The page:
Explain friendship and loyalty, the strong and powerful, and social status in the novels Of Mice and Men and The Kite Runner.

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readerofbooks | College Teacher | (Level 2) Educator Emeritus

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This is a big question. 

In the book Of Mice and Men, the theme of friendship is central. What sets Lennie and George apart from every character in the book is that they are friends. It is an odd couple, but they are loyal to one another, and this quality makes them very attractive. Lennie is slow and strong; George is quick-tempered and clever. In their case, opposites attract. As for social status, they are on the same level.

In The Kite Runner, the theme of friendship and class is much more pronounced. Amir, the protagonist in the story, is friends with Hassan, who is a servant boy and, unbeknownst to them both, his half brother. The relationship between the boys is tense, even though they are friends, because Baba, Amir's father, has a hard time showing love to Amir on account of his guilt about not being able to show love to Hassan. All of this creates tension and confusion in Amir. Friendship, social class, and family relationships all come together.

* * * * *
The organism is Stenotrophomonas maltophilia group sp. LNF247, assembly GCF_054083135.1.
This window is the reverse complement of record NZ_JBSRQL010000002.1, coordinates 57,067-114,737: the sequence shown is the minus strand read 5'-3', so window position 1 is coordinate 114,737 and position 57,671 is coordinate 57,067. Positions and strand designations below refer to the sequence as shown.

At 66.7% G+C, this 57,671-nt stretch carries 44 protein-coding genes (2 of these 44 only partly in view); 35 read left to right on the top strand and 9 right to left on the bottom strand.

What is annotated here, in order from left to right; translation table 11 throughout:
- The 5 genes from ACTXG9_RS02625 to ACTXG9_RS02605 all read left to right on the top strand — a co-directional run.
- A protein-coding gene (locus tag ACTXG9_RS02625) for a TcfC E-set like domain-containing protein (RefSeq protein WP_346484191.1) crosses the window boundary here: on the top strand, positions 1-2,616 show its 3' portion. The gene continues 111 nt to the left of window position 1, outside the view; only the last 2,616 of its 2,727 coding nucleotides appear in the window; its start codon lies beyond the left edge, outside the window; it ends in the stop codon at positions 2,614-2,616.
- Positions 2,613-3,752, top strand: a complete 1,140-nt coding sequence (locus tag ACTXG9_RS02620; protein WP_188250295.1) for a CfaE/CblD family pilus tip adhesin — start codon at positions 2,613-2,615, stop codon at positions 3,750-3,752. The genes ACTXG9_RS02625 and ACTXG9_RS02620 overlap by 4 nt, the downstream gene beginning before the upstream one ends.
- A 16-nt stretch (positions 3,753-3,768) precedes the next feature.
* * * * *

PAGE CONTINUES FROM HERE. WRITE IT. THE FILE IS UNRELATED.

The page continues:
When Hassan is sent away on account of Amir's lie, things become even messier. The rest of the story is about redemption. In the end, friendship emerges. 

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